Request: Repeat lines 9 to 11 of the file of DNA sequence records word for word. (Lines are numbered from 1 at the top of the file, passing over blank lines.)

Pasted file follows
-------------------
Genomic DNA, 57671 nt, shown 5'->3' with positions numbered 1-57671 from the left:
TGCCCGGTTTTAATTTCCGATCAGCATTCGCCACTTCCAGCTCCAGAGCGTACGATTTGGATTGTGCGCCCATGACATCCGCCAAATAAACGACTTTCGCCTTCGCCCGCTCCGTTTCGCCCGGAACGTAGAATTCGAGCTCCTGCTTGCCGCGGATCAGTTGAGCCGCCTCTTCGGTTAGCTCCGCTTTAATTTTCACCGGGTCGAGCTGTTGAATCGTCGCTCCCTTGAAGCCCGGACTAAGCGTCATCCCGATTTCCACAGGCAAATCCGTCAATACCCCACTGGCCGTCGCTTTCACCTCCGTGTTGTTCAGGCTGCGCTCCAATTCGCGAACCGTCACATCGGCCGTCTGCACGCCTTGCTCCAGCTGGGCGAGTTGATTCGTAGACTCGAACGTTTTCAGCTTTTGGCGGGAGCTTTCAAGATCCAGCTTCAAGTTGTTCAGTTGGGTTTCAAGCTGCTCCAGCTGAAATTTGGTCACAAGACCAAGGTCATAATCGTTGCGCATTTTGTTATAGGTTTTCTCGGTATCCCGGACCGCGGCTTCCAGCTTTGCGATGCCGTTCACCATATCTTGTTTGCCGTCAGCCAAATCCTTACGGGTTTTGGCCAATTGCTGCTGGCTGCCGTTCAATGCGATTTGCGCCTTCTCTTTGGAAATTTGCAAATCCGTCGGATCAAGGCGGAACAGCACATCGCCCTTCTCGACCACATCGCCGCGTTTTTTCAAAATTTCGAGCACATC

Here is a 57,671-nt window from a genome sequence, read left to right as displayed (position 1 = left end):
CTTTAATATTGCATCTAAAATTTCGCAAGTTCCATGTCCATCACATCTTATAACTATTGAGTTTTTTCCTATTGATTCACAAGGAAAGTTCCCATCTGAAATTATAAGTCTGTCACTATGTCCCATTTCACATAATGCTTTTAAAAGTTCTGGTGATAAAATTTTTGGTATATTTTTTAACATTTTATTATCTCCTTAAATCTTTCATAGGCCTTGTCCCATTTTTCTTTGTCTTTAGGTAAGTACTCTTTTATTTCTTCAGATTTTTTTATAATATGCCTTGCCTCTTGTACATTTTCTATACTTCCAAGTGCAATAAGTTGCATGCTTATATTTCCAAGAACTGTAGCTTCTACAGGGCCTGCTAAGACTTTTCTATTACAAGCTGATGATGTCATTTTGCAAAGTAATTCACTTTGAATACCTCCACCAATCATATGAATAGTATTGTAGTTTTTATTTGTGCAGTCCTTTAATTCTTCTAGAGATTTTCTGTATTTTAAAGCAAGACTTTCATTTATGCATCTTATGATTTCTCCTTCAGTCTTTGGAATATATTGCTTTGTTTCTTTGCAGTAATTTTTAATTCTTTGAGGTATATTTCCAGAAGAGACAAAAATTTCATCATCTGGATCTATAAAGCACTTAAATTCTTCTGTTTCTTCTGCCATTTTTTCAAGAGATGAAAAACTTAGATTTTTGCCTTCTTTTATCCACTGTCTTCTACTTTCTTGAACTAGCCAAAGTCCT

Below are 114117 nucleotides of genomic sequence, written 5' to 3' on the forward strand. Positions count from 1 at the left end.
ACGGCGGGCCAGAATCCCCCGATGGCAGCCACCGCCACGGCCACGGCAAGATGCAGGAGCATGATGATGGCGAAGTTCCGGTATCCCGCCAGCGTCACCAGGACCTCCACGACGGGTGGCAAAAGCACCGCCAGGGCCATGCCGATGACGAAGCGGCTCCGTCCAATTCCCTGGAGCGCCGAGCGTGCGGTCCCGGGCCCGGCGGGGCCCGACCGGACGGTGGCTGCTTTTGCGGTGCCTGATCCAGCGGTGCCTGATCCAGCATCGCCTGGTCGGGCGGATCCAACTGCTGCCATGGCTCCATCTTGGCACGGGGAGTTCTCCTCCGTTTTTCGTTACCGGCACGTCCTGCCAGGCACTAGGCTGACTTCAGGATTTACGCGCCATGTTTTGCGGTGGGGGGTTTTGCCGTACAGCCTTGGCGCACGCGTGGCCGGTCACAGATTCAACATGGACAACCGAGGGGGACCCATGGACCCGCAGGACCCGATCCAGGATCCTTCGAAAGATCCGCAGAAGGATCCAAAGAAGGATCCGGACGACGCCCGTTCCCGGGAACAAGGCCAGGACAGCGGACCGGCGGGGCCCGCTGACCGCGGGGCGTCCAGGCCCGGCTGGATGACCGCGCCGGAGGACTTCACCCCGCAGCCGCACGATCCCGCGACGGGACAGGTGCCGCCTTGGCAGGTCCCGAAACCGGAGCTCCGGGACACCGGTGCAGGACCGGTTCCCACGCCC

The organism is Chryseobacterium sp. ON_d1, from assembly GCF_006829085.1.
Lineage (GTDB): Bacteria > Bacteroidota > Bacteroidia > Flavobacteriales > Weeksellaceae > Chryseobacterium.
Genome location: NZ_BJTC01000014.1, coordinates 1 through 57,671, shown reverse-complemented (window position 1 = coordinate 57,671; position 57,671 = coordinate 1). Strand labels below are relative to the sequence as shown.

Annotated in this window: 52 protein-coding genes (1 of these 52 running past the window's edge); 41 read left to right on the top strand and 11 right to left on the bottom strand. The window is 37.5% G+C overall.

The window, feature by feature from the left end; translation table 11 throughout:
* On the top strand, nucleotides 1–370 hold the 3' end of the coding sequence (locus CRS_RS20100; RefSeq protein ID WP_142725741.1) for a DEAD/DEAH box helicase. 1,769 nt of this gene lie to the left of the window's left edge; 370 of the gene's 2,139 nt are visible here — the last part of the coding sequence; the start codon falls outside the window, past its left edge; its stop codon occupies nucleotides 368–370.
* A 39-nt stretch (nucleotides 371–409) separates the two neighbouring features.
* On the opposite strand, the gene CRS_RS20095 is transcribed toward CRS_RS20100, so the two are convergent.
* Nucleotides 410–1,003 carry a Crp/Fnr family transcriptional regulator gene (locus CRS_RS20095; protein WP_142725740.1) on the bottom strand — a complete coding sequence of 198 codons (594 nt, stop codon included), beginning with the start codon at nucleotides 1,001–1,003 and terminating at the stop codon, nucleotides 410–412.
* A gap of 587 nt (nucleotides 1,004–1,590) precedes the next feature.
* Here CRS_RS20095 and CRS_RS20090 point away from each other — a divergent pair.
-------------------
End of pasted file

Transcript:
Genome location: NZ_BJTC01000014.1, coordinates 1 through 57,671, shown reverse-complemented (window position 1 = coordinate 57,671; position 57,671 = coordinate 1). Strand labels below are relative to the sequence as shown.

Annotated in this window: 52 protein-coding genes (1 of these 52 running past the window's edge); 41 read left to right on the top strand and 11 right to left on the bottom strand. The window is 37.5% G+C overall.

The window, feature by feature from the left end; translation table 11 throughout: